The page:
Orlando Woolridge, the rugged forward who carved out a reputation over 13 NBA seasons as a scoring specialist and one of the original alley-oop artists, died late Thursday at his parents’ home in Mansfield, La. He was 52.
DeSoto Parish Chief Deputy Coroner Billy Locke said Woolridge died while under hospice care for a chronic heart condition.
The 6-foot-9 Woolridge was the sixth overall pick by the Chicago Bulls in 1981 after starring at Notre Dame in college and Mansfield High School in Louisiana.
Known for his high-flying dunks and ability to throw down lob passes in the open court, Woolridge played for the Bulls, Los Angeles Lakers, New Jersey, Philadelphia, Denver, Milwaukee and Detroit, and also coached the Los Angeles Sparks of the WNBA. He averaged 16.0 points in just over 28 minutes per game, quickly emerging as an offensive spark plug no matter if he was in the starting lineup or coming off the bench.
”I just love it when we go up in the transition game, up and down the court, Magic (Johnson) looking for the open guy,” Woolridge told Lakers broadcaster Chick Hearn shortly after joining the team in 1988. ”I get excited when we start playing like that. That’s the way I love playing.”
He participated in one of the greatest slam dunk contests of all time in 1985, competing against Michael Jordan, Dominique Wilkins and Julius Erving, among others, and he averaged 22.9 points per game for the Bulls in 1984-85, the last player to lead Chicago in scoring before Jordan took over.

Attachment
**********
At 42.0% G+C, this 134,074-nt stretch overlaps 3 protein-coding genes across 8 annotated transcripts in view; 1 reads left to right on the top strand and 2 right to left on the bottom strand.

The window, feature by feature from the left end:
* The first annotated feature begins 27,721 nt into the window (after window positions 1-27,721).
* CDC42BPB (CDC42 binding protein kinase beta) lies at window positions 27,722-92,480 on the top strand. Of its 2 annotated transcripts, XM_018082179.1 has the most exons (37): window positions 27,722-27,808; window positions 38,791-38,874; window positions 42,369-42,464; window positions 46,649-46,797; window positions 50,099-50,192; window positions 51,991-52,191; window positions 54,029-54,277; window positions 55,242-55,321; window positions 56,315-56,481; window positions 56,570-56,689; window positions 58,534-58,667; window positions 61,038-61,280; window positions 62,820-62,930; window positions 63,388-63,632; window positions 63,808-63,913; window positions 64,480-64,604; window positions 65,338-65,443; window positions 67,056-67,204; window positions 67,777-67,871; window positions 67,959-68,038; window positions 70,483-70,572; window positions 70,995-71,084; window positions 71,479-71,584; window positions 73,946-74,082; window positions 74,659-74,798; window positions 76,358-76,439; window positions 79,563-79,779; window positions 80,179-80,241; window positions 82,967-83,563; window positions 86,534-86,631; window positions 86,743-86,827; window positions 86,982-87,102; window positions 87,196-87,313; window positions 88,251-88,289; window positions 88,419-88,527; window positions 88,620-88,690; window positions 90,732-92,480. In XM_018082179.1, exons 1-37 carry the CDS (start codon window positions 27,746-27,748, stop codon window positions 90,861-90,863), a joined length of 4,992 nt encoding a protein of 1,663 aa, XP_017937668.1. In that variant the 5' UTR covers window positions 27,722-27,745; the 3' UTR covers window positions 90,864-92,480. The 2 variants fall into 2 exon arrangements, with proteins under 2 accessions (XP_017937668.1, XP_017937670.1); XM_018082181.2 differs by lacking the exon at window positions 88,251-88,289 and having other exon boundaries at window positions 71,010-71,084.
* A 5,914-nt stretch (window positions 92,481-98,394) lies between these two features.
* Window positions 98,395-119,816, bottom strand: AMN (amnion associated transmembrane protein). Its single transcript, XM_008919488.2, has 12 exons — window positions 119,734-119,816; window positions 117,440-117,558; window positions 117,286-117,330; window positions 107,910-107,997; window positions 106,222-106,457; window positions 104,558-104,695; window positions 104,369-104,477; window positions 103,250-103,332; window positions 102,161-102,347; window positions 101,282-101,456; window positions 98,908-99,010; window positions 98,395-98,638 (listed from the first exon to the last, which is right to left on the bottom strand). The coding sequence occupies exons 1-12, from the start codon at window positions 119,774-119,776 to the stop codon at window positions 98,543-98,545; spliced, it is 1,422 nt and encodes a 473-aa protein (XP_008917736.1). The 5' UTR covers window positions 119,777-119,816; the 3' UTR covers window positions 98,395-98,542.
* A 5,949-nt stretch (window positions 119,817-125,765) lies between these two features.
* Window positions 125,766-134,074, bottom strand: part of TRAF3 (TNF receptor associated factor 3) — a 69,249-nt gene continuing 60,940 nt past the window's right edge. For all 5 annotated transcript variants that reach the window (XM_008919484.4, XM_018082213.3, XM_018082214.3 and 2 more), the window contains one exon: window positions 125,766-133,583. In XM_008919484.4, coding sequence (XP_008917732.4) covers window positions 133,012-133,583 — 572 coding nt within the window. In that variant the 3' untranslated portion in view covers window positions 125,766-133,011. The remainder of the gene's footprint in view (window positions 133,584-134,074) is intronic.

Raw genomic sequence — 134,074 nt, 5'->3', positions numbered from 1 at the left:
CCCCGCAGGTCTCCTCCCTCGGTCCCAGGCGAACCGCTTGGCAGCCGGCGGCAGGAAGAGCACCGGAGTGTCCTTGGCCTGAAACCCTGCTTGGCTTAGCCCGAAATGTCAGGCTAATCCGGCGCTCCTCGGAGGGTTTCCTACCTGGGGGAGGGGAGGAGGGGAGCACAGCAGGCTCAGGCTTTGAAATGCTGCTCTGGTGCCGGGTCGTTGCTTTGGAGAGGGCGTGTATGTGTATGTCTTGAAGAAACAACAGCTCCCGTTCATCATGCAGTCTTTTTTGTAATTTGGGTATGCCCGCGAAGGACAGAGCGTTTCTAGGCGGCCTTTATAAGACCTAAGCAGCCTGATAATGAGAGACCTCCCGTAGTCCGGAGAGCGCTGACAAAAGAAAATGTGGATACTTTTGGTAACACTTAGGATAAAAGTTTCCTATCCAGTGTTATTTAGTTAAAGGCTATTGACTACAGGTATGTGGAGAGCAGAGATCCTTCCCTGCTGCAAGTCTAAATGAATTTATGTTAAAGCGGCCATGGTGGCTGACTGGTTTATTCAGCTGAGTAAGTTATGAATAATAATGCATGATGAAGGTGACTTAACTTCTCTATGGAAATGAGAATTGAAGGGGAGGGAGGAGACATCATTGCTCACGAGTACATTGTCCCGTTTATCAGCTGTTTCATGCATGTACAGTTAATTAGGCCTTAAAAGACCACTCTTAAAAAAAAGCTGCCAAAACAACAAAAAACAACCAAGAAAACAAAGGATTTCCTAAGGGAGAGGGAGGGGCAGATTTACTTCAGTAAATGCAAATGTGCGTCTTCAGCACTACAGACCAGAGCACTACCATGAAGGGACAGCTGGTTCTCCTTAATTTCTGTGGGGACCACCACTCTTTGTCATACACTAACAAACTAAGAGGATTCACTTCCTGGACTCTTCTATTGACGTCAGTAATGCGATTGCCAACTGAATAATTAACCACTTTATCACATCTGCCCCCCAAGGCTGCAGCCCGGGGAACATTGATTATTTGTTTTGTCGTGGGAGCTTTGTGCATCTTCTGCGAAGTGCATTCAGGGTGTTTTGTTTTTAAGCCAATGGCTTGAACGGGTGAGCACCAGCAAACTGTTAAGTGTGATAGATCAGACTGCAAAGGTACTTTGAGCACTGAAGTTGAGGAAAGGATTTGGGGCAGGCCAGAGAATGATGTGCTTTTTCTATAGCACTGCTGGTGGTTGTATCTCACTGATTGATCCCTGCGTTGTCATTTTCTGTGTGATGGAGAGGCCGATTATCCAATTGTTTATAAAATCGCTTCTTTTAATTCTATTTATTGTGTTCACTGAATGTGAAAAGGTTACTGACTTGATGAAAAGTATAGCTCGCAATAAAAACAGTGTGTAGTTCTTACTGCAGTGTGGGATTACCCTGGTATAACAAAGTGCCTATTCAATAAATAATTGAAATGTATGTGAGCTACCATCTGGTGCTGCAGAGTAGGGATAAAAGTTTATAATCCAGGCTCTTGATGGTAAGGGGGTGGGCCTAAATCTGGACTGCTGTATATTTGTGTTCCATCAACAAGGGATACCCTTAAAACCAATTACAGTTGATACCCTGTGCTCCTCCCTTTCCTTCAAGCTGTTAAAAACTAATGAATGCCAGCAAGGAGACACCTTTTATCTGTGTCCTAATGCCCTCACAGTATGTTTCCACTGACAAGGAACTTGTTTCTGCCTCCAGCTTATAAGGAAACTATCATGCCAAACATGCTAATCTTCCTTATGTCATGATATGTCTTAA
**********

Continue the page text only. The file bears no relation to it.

”He was a good person,” said Timberwolves assistant T.R. Dunn, who played with Woolridge for one season in Denver. ”He was a really good offensive player, athletic, could run the floor, score the basketball. He had a pretty solid career. Just a fun-loving, athletic guy. Just sad news.”
Woolridge was suspended for violating the league’s substance abuse policy in 1987, but returned to play eight more seasons in the league, his last with the Sixers in 1993-94. A scorer to the end, he averaged 12.7 points per game in 26 minutes during his final season.
”He was such an energetic-type, big player,” said Wolves assistant Jack Sikma, who played against Woolridge. ”He really was one of the early athletic-type players to come in the league, where we see a lot more of that now.”
After ending his NBA career, Woolridge spent his final two seasons playing professionally in Italy.
One of Woolridge’s defining moments came as a senior at Notre Dame in 1981, when he hit a buzzer-beating jumper to beat Ralph Sampson and No. 1 Virginia on national television, ending the mighty Cavaliers’ 28-game winning streak. Woolridge averaged 10.6 points in 109 games at Notre Dame, helping the Fighting Irish reach the NCAA Tournament in each of his four seasons, including the Final Four as a freshman in 1978.
Woolridge is survived by his three children, Zachary, Renaldo and Tiana; by his parents, Mattie and Larnceen; his sister, Dr. Vanessa Woolridge Duplessis; his brother-in-law, Darren Duplessis; and his nephew, Nigel Duplessis.